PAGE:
5 April 2023

More lost jobs shows the very real cost of sky-high windfall taxes


Two things in life are certain, death and the Government failing to understand taxes. Early in 2022, when the latest North Sea windfall tax was first being considered, both industry and think tanks warned of the certain consequences of slaughtering the golden goose.

As I said at the time:

“Politicians calling for new windfall taxes on the North Sea mislead the public by ignoring the windfall tax that already exists and the damage done to investment and taxes by previous efforts to raise it. The last time the rate was that high, from 2006-16, it caused a collapse in investment; from £16bn to £4bn a year by 20202. It yielded negative taxes for two years. The Government had to cut the rate and offer allowances to entice companies back. Raising £1.2bn as an election stunt will further put £43bn of pledged investment at risk. This is ‘golden goose’ politics. Every time the North Sea lays an egg, politicians try to kill it with higher taxes.” – City AM, May 2022

Lo and behold in 2023, amid an ongoing energy crisis and European war, with the new profit tax rates at 75% and the opposition calling for the rate to be even higher, firms are deserting the North Sea. The latest to do so is the largest. Harbour Energy, who employ 1,200 people in Aberdeen, plan to shed one-third of their staff. They signalled the danger in January, and again in early March, in the hope of some relief in the Spring Budget or ‘Powering Up Britain’ energy strategy. Relief was, however, not forthcoming.

The Government has had a year of similar warnings from Total, Ithaca, Shell, BP, and Brindex (who represent independents). OEUK, the trade body for large and diversified energy companies, claimed 90% of firms were cutting investment. Five hundred million barrels of oil have already been lost – akin to a year of the UK’s output – and production will fall 15% per year by 2030. It notes some positive shift to investments in offshore wind, but that it is held back by its own five-year 45% windfall tax on energy generators and the burdensome regulatory climate.

Despite promising ‘greater energy independence’, the Government’s policies have in practice delivered the precise opposite: greater dependence on imported fossil fuels, with those imports subsidised through the domestic energy price guarantee.

The hope was that domestic energy bills could be subsidised by windfall taxes – but again, in practice, revenues are set to collapse as production falls. This could be a classic case of the Laffer Curve: high taxes yielding lower returns to the Treasury. Only this is substantially faster and more permanent, given the parliamentary consensus for prioritising Net Zero virtue signalling over economic competence.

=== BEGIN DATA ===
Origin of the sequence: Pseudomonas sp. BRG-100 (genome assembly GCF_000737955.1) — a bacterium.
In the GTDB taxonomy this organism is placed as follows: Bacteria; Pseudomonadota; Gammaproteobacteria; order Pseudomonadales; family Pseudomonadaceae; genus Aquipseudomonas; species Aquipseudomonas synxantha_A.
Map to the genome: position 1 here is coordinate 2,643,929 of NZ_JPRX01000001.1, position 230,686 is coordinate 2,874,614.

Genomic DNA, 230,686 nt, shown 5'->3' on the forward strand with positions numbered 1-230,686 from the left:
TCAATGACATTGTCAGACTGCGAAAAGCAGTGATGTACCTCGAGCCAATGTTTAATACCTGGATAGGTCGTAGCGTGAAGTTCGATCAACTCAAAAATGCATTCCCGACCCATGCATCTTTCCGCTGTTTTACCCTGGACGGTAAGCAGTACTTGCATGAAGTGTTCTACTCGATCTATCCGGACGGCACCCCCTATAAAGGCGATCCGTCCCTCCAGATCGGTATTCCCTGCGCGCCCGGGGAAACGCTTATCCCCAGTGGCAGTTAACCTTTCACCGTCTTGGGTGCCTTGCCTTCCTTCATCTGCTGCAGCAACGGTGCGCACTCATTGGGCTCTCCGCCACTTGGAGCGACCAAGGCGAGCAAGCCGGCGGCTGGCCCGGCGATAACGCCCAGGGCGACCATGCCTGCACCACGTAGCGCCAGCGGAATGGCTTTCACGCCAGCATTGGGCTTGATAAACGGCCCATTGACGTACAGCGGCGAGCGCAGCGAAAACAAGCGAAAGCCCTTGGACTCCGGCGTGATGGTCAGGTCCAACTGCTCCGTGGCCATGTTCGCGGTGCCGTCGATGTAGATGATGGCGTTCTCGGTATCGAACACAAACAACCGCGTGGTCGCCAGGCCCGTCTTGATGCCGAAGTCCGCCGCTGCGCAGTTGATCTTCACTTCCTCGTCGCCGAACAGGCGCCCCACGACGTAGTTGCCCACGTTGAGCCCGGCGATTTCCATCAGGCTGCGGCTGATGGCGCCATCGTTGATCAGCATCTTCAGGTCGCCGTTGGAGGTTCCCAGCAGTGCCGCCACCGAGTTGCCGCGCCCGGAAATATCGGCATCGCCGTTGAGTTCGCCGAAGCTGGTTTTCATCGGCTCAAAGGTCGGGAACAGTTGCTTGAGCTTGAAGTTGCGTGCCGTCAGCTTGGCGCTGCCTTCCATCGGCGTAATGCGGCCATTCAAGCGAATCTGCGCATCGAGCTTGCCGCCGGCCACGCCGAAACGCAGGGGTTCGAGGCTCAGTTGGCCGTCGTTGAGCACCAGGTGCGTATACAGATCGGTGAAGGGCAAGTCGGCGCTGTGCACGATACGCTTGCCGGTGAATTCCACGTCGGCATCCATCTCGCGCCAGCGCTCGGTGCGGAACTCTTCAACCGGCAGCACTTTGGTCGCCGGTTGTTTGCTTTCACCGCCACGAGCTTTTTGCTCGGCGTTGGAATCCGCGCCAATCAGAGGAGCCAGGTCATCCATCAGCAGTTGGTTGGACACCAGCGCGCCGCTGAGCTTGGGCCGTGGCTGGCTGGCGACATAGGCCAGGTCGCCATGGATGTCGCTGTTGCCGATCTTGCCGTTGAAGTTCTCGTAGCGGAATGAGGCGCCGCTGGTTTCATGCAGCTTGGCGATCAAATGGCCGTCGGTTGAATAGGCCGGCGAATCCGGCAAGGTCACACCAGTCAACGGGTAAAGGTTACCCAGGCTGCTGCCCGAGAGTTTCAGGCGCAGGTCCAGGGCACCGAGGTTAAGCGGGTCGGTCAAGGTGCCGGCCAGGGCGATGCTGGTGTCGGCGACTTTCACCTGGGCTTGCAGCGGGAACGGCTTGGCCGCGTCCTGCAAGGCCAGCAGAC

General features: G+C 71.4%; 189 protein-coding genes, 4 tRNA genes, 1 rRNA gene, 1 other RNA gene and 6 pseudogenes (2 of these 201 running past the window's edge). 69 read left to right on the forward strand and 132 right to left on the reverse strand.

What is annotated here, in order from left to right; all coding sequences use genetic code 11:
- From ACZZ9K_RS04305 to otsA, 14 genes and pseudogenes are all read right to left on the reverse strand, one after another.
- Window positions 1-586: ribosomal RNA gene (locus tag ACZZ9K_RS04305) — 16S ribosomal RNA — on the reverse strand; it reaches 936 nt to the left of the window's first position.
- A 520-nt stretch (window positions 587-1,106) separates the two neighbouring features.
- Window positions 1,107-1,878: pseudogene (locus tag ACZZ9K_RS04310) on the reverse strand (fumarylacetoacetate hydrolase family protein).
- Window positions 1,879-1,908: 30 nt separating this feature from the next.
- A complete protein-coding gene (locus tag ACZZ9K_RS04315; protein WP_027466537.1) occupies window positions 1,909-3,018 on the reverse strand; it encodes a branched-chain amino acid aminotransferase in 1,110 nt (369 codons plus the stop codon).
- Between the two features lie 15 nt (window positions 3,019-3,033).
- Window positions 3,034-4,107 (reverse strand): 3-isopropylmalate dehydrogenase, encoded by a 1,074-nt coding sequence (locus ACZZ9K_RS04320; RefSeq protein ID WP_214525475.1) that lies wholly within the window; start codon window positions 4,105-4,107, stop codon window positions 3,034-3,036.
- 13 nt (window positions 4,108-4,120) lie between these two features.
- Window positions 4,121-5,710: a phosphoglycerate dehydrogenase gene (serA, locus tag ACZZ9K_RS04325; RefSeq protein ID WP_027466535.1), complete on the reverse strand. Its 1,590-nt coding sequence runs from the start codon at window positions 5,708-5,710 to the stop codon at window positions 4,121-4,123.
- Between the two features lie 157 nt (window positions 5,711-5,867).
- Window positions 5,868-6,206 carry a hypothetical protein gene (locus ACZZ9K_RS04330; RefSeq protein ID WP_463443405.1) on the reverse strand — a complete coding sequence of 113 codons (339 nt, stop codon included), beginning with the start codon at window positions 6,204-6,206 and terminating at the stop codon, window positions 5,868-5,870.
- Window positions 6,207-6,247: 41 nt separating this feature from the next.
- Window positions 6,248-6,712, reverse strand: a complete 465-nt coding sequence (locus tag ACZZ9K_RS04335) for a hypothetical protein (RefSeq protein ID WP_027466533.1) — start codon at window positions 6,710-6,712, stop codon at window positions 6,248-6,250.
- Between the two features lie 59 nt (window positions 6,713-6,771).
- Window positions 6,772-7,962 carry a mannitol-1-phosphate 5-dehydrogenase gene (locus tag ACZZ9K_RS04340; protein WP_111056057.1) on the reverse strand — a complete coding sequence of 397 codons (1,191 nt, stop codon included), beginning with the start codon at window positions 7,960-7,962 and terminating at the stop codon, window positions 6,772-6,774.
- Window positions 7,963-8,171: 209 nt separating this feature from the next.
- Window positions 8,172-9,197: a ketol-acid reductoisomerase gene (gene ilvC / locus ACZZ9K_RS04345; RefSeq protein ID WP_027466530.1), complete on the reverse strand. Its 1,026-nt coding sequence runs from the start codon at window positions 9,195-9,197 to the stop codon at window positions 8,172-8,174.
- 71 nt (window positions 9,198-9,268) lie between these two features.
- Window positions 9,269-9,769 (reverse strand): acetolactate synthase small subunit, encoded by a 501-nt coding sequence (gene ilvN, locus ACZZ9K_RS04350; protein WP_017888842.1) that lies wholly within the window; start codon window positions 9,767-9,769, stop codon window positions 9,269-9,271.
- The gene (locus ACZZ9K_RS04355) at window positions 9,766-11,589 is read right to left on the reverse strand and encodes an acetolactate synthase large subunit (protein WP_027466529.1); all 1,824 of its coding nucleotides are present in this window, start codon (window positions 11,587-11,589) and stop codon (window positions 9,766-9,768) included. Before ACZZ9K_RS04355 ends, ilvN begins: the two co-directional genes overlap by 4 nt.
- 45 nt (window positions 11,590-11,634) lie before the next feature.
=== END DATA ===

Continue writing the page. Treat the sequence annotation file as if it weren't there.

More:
Reversing this madness requires not just the scrapping of the current taxes, but consensus between opposition and government on the replacement. An 18-month reprieve would be insufficient. Taxing the windfall gains from the fortunes of war is not rational, the windfall comes regardless at lower rates because of higher prices. But it clearly matters to those seeking election and Labour is unlikely to retreat from a position that links prices to rates. The sensible compromise, therefore, is to make these rates explicit, rather than random exercises in moral panic about ‘profiteering’.

This might look like a 40% rate for ‘normal prices’ between $50-$100 a barrel, 55% for $100-150 and 25% for below $50. Possibly a Norwegian style 78-80% for anything higher than $150. It would require the rates to be set for a decade at least, and preferably longer, by mutual agreement between the parties, preferably including the SNP. Allowances for investment would be substantially reduced and simplified to avoid the cliff-edge problem of random winners and losers in investment decisions that can take years to come to market.

Such a system should address both the political and economic imperatives for all sides, while doing nothing to damage the transition to Net Zero. We are 75% dependent on fossil fuels for our primary energy needs. Anything we drill here is import substitution, or exportable treasure, not a plan to increase fossil fuel dependency. 

The pace of decarbonisation relies fundamentally on the alternatives getting cheaper, not artificially making energy more expensive. By failing to understand this, policymakers have risked our energy security, worsened the cost-of-living crisis, and harmed our environmental goals. Solving each requires a prosperous economy underpinned by an attractive investment climate, not punitive taxes and capital flight.

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Andy Mayer is Chief Operating Officer, Company Secretary and Energy Analyst at the Institute of Economic Affairs.

Columns are the author's own opinion and do not necessarily reflect the views of CapX.